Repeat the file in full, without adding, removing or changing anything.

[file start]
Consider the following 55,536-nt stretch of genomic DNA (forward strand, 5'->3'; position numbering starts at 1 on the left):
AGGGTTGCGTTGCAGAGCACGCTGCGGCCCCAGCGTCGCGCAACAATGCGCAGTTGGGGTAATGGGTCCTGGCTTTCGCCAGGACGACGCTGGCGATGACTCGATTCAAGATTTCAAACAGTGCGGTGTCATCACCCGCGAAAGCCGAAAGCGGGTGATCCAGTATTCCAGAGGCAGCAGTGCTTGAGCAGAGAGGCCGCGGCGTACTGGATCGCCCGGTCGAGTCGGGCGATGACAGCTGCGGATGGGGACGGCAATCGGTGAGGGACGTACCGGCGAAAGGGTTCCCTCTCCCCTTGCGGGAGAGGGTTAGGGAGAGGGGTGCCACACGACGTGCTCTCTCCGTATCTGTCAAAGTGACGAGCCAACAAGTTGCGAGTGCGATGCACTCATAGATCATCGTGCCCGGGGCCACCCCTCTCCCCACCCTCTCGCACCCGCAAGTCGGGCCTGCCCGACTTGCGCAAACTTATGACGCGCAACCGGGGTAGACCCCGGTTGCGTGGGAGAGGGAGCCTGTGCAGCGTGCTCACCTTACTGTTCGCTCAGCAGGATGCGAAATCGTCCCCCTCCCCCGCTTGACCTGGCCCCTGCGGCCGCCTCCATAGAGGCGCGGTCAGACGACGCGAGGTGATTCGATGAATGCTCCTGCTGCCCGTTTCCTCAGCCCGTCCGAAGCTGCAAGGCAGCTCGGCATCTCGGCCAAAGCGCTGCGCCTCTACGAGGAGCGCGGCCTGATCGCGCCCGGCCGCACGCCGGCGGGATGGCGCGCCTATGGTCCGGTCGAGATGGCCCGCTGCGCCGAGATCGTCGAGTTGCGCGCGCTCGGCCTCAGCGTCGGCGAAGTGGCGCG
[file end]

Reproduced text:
Consider the following 55,536-nt stretch of genomic DNA (forward strand, 5'->3'; position numbering starts at 1 on the left):
AGGGTTGCGTTGCAGAGCACGCTGCGGCCCCAGCGTCGCGCAACAATGCGCAGTTGGGGTAATGGGTCCTGGCTTTCGCCAGGACGACGCTGGCGATGACTCGATTCAAGATTTCAAACAGTGCGGTGTCATCACCCGCGAAAGCCGAAAGCGGGTGATCCAGTATTCCAGAGGCAGCAGTGCTTGAGCAGAGAGGCCGCGGCGTACTGGATCGCCCGGTCGAGTCGGGCGATGACAGCTGCGGATGGGGACGGCAATCGGTGAGGGACGTACCGGCGAAAGGGTTCCCTCTCCCCTTGCGGGAGAGGGTTAGGGAGAGGGGTGCCACACGACGTGCTCTCTCCGTATCTGTCAAAGTGACGAGCCAACAAGTTGCGAGTGCGATGCACTCATAGATCATCGTGCCCGGGGCCACCCCTCTCCCCACCCTCTCGCACCCGCAAGTCGGGCCTGCCCGACTTGCGCAAACTTATGACGCGCAACCGGGGTAGACCCCGGTTGCGTGGGAGAGGGAGCCTGTGCAGCGTGCTCACCTTACTGTTCGCTCAGCAGGATGCGAAATCGTCCCCCTCCCCCGCTTGACCTGGCCCCTGCGGCCGCCTCCATAGAGGCGCGGTCAGACGACGCGAGGTGATTCGATGAATGCTCCTGCTGCCCGTTTCCTCAGCCCGTCCGAAGCTGCAAGGCAGCTCGGCATCTCGGCCAAAGCGCTGCGCCTCTACGAGGAGCGCGGCCTGATCGCGCCCGGCCGCACGCCGGCGGGATGGCGCGCCTATGGTCCGGTCGAGATGGCCCGCTGCGCCGAGATCGTCGAGTTGCGCGCGCTCGGCCTCAGCGTCGGCGAAGTGGCGCG